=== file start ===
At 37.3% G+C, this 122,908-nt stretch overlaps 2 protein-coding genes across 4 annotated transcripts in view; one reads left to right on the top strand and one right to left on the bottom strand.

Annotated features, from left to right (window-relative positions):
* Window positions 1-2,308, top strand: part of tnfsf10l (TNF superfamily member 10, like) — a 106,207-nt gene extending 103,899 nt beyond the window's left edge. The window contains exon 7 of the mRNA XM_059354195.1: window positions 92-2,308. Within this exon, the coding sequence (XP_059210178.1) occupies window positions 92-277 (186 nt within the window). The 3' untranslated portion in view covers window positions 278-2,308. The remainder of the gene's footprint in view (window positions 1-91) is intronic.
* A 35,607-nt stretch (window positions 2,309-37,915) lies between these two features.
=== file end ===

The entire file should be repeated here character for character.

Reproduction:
At 37.3% G+C, this 122,908-nt stretch overlaps 2 protein-coding genes across 4 annotated transcripts in view; one reads left to right on the top strand and one right to left on the bottom strand.

Annotated features, from left to right (window-relative positions):
* Window positions 1-2,308, top strand: part of tnfsf10l (TNF superfamily member 10, like) — a 106,207-nt gene extending 103,899 nt beyond the window's left edge. The window contains exon 7 of the mRNA XM_059354195.1: window positions 92-2,308. Within this exon, the coding sequence (XP_059210178.1) occupies window positions 92-277 (186 nt within the window). The 3' untranslated portion in view covers window positions 278-2,308. The remainder of the gene's footprint in view (window positions 1-91) is intronic.
* A 35,607-nt stretch (window positions 2,309-37,915) lies between these two features.